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Tuesday, July 15, 2014

Our Bees, Ourselves...Bees and Colony Collapse

"VANCOUVER, British Columbia — Around the world, honeybee colonies are dying in huge numbers: About one-third of hives collapse each year, a pattern going back a decade. For bees and the plants they pollinate — as well as for beekeepers, farmers, honey lovers and everyone else who appreciates this marvelous social insect — this is a catastrophe. But in the midst of crisis can come learning. Honeybee collapse has much to teach us about how humans can avoid a similar fate, brought on by the increasingly severe environmental perturbations that challenge modern society.

Honeybee collapse has been particularly vexing because there is no one cause, but rather a thousand little cuts. The main elements include the compounding impact of pesticides applied to fields, as well as pesticides applied directly into hives to control mites; fungal, bacterial and viral pests and diseases; nutritional deficiencies caused by vast acreages of single-crop fields that lack diverse flowering plants; and, in the United States, commercial beekeeping itself, which disrupts colonies by moving most bees around the country multiple times each year to pollinate crops. The real issue, though, is not the volume of problems, but the interactions among them. Here we find a core lesson from the bees that we ignore at our peril: the concept of synergy, where one plus one equals three, or four, or more. A typical honeybee colony contains residue from more than 120 pesticides. Alone, each represents a benign dose. But together they form a toxic soup of chemicals whose interplay can substantially reduce the effectiveness of bees’ immune systems, making them more susceptible to diseases."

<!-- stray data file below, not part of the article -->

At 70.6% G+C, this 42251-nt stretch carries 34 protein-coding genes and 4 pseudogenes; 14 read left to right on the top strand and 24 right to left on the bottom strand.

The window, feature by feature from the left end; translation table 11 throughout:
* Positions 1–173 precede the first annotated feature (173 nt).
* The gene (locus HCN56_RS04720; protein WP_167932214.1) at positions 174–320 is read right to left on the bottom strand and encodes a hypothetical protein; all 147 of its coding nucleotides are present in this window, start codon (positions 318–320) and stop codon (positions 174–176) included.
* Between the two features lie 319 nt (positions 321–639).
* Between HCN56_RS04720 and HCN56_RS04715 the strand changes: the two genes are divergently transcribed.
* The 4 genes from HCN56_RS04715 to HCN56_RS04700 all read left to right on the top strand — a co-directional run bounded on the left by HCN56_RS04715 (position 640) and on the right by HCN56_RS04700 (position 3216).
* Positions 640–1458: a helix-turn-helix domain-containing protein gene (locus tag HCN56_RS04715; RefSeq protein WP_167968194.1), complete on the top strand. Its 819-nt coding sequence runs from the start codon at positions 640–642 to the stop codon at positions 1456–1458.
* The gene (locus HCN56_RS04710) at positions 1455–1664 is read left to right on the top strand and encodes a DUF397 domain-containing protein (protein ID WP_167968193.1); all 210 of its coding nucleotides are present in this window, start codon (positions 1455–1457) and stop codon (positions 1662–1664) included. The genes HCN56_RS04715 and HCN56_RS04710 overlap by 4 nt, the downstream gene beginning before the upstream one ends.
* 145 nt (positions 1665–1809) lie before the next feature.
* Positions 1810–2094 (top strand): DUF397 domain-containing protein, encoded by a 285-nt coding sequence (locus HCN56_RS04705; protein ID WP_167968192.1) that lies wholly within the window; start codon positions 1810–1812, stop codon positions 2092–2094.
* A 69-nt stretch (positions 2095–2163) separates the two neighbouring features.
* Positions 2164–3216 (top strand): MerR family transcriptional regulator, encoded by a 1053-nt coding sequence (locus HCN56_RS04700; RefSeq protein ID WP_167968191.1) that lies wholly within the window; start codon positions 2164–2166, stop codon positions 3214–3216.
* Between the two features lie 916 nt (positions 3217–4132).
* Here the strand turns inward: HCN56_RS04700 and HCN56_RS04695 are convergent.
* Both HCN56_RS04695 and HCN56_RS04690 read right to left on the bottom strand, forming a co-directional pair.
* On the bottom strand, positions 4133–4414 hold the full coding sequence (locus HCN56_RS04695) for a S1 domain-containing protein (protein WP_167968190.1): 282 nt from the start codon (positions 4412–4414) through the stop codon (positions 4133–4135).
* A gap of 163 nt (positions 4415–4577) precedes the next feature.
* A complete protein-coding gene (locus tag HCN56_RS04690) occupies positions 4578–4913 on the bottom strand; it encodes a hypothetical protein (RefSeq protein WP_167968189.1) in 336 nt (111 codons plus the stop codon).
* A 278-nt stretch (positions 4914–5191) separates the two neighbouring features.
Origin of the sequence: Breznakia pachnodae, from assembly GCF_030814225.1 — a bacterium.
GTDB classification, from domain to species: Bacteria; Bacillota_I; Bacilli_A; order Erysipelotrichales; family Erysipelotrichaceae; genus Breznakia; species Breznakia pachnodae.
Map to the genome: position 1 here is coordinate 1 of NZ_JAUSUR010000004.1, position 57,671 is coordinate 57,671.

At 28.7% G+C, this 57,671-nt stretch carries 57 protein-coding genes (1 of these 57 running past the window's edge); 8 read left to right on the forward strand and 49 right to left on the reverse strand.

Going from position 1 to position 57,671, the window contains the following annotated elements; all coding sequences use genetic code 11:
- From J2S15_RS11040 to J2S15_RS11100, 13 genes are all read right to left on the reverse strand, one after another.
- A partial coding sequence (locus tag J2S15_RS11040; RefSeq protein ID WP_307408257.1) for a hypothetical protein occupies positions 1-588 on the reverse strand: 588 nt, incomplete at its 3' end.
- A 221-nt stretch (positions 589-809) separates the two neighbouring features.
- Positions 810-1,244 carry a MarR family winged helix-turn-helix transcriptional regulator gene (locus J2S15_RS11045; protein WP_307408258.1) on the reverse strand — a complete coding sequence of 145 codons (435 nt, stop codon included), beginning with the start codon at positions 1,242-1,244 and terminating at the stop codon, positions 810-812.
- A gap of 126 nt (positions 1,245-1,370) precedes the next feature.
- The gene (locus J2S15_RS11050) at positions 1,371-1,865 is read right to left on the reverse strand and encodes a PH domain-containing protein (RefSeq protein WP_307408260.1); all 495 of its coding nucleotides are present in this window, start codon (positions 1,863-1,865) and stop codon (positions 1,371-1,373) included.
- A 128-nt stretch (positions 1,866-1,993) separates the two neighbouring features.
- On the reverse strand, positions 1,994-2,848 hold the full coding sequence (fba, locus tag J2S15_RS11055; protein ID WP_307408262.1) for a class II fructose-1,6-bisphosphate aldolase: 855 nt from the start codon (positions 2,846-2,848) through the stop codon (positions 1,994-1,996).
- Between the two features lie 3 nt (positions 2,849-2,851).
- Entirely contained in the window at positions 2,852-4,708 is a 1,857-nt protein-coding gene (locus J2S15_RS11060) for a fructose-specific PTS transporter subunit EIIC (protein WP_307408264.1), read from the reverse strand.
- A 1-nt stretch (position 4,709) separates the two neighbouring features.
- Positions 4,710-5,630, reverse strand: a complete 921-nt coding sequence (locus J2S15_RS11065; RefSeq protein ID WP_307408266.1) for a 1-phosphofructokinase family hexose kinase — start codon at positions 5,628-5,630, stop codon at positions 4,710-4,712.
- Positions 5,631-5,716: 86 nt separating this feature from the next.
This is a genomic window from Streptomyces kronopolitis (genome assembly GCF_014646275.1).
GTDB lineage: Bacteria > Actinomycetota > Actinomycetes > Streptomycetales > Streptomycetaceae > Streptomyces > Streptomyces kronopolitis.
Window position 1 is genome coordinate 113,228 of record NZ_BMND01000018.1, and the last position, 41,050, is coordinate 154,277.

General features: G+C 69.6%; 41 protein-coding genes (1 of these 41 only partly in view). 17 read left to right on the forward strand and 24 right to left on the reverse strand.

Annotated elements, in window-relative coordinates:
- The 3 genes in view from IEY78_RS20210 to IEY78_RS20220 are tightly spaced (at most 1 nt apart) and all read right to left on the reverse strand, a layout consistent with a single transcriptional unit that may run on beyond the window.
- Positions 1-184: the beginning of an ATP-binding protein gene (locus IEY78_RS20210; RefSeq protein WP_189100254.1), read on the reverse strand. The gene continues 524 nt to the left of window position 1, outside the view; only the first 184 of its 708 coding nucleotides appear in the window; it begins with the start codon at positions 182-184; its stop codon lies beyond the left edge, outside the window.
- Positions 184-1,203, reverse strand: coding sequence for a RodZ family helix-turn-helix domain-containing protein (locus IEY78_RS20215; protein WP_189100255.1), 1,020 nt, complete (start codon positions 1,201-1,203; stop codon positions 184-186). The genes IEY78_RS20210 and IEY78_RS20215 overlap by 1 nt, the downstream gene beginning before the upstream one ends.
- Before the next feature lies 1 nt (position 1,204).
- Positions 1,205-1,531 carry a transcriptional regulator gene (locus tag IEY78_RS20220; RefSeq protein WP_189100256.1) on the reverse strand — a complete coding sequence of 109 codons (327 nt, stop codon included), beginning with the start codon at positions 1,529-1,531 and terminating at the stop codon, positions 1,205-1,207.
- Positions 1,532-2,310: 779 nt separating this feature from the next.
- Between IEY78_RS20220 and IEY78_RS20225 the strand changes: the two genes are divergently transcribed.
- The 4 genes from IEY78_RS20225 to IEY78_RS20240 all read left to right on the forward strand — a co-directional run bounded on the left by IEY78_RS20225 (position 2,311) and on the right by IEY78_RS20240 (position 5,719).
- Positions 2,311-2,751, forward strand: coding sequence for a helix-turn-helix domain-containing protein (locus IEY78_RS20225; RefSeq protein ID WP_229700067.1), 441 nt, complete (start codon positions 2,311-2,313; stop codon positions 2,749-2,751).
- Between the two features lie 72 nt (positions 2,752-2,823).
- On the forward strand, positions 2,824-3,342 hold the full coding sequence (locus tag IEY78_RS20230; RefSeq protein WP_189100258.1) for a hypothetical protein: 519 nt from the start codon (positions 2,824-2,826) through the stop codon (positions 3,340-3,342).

http://www.nytimes.com/2014/07/15/opinion/bees-and-colony-collapse.html?action=click&pgtype=Homepage&region=CColumn&module=MostEmailed&version=Full&src=me&WT.nav=MostEmailed&_r=0